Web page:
The Liberty Head double-eagle was struck at five different mints throughout its existence: Philadelphia (1849-1907), New Orleans (1850-1850), San Francisco (1854-1907), Carson City (1870-93), and Denver (1906-07). Of these mints, the Carson City pieces are the most expensive, most in demand. The cheapest Carson City Liberty Head double-eagles (1875-CC and 1876-CC) retail $1,300 in Very Fine and $1,500 in Extra Fine.

Sub-Types

In addition, the Liberty Head double-eagle is broken down into four sub-types: the “‘Twenty D.’ Below Eagle/ No Motto Above Eagle Reverse” (1849-60,1862-66), the “Paquet Design Reverse” (1861), the “‘Twenty D.’ Below Eagle/’In God We Trust’ Above Eagle Reverse” (1866-76), and the “‘Twenty Dollars’ Below Eagle Reverse” (1877-1907). Of those sub-types, the 1861-only “Paquet Design Reverse”– where the stars are within and not up into the rays– is particularly rare: only 2 of the 1861-P pieces are known, while the 1861-S retails $24,000 in Extra Fine!

Collecting

Over the 58 years and five mints in which the Liberty Head double-eagle was struck, there are a number of “common” dates, as in 1 to 5 million minted. Of course, most of those high mintages would be Philadelphia and San Francisco mint issues. The most “common” Liberty Head double-eagles retail $825-$850 in Very Fine. That would include dates all the way from the 1850's through 1907. But the really good news, go up three grades to MS-60 (Mint-State 60) and the retail value has barely budged at $850! In other words, don’t wasted your time with a Very Fine or Extra Fine– if you can pony up over $800 for a double-eagle, you can shell out a little over $20 more for an Uncirculated example! But when you get into the higher areas of Mint-State, it’s THEN that the price really jumps: common-date Liberty Head double eagles retail around $1,000 to $2,000 in MS-63.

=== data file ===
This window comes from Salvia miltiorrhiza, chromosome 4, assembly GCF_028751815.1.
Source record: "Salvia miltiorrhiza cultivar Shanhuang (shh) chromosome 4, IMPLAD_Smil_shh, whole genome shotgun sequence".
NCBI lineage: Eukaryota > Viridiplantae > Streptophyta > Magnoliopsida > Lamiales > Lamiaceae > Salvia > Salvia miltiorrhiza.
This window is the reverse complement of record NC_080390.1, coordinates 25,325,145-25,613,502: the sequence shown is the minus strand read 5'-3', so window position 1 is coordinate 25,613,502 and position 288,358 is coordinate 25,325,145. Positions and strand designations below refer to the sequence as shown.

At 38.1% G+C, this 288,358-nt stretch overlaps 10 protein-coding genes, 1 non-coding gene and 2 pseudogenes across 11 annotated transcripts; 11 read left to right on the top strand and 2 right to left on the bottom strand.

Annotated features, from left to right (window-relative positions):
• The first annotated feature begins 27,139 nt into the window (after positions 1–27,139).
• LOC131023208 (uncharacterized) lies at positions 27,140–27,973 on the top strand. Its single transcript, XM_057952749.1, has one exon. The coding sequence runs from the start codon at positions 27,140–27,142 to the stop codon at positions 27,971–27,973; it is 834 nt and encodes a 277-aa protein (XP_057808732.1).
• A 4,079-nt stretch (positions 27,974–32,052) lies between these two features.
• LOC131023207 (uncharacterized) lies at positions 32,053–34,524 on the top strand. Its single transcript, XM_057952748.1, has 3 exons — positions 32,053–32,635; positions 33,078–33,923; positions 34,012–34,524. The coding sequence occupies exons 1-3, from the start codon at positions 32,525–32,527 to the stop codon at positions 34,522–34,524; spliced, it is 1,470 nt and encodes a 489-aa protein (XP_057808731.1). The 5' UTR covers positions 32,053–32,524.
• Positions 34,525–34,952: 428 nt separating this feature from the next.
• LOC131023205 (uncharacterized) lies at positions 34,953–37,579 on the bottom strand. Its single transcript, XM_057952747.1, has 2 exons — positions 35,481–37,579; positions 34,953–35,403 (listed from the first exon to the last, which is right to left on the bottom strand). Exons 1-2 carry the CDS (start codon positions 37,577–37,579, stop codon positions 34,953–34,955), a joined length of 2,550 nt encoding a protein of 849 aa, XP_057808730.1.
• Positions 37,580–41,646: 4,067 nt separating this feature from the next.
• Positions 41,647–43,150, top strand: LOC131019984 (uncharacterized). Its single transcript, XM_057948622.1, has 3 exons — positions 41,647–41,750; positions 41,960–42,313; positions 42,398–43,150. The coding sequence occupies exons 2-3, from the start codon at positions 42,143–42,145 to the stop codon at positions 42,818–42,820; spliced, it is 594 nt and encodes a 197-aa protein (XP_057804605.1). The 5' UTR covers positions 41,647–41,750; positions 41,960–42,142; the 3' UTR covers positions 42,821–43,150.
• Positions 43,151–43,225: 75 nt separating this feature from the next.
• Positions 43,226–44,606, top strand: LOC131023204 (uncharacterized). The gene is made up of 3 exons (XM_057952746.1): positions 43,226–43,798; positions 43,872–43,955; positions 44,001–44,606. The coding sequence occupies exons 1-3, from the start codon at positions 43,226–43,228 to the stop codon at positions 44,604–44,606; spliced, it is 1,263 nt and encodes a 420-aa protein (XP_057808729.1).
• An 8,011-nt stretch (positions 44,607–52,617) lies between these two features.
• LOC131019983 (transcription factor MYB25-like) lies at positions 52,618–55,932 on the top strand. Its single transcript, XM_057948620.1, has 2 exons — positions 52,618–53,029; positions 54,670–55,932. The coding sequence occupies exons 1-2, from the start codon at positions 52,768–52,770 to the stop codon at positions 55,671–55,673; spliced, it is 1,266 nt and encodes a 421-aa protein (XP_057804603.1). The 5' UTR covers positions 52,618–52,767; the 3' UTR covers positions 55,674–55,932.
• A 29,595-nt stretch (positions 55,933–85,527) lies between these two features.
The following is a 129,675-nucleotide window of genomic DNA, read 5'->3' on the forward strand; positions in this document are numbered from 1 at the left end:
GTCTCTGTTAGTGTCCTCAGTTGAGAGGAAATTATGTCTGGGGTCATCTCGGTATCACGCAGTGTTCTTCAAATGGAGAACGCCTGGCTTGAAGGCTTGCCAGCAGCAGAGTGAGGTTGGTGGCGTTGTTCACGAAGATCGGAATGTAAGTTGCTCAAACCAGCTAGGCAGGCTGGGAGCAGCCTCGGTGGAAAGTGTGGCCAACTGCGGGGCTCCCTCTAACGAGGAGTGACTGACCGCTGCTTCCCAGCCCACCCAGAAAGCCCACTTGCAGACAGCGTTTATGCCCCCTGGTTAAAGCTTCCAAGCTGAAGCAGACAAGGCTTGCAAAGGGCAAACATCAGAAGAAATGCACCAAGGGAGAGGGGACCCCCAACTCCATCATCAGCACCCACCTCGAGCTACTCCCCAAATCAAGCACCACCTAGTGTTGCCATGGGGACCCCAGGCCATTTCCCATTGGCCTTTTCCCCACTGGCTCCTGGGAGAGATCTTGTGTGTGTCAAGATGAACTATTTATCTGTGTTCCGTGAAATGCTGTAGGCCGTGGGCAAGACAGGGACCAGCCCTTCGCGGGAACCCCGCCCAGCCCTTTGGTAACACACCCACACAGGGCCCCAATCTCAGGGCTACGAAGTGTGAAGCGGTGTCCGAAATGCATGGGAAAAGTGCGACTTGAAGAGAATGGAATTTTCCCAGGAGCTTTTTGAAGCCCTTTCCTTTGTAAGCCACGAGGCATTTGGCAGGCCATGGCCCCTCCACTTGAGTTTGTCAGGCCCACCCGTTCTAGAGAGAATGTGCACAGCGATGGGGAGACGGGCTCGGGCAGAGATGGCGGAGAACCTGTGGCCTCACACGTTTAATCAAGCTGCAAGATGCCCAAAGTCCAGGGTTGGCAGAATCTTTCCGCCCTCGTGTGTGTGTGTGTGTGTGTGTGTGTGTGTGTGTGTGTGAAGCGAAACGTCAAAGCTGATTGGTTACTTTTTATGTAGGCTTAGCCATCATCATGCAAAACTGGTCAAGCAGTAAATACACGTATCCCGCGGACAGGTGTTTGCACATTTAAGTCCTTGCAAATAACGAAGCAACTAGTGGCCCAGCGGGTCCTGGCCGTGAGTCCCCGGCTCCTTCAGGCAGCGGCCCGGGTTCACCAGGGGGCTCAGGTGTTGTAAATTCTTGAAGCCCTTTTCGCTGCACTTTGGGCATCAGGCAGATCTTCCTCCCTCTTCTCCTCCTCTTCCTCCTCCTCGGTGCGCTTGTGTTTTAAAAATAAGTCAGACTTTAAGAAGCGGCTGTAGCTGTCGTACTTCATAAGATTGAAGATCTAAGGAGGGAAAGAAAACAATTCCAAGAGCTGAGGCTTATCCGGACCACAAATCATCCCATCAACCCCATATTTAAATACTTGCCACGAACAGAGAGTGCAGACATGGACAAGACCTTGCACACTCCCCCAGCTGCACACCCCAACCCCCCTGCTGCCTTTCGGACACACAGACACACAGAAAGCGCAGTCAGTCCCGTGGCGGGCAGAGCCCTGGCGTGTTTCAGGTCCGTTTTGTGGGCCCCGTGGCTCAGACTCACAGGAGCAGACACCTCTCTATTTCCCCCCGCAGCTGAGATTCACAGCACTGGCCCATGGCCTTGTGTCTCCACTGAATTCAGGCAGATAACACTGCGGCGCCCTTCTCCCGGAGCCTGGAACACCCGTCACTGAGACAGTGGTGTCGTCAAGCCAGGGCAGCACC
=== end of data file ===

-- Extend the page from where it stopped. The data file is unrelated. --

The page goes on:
If you’re looking for the rare dates in the series, some of those would be as follows: 1854-O (retails $45,000 in Very Fine), 1856-O (retails $70,000 in Very Fine), 1859-O & 1860-O (both retail around $4,700 in Very Fine), 1870-CC (retails $100,000 in Very Fine), 1879-O (retails $7,000 in Very Fine), 1882 (retails $8,000 in Very Fine), 1885 (retails $7,000 in Very Fine), and 1886 (retails $9,500 in Very Fine).

The end for the Liberty Head double-eagle gold piece came in mid-1907. Later in that year, the second and last of our nation’s regular-issue $20 gold coins, the Saint-Gaudens double-eagle, was introduced. You won’t have too much tracking down a Liberty Head $20 gold coin today, but you will have to shell out some bucks for one, especially with today’s rising gold prices. But if you’re looking for THE gold coin of the 1800's, this piece is it!

The Liberty Head Double Eagle Gold Coin Video

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See Also

Mints

Terminology

  1. Double Eagle - Official terminology of the $20 Gold piece which is twice the denomination of the 'eagle' or $10 gold piece. The eagle and the dollar were the basis of the U.S. currency system up until the early 1970s.
  2. Without Motto/With Motto - The Twenty Dollar Liberty was originally minted without the motto on the reverse from 1849 to 1866 and known as Type I. The motto "In God We Trust" was added to the reverse, in 1866, just above the Eagle which began the Type II era.

References

External Links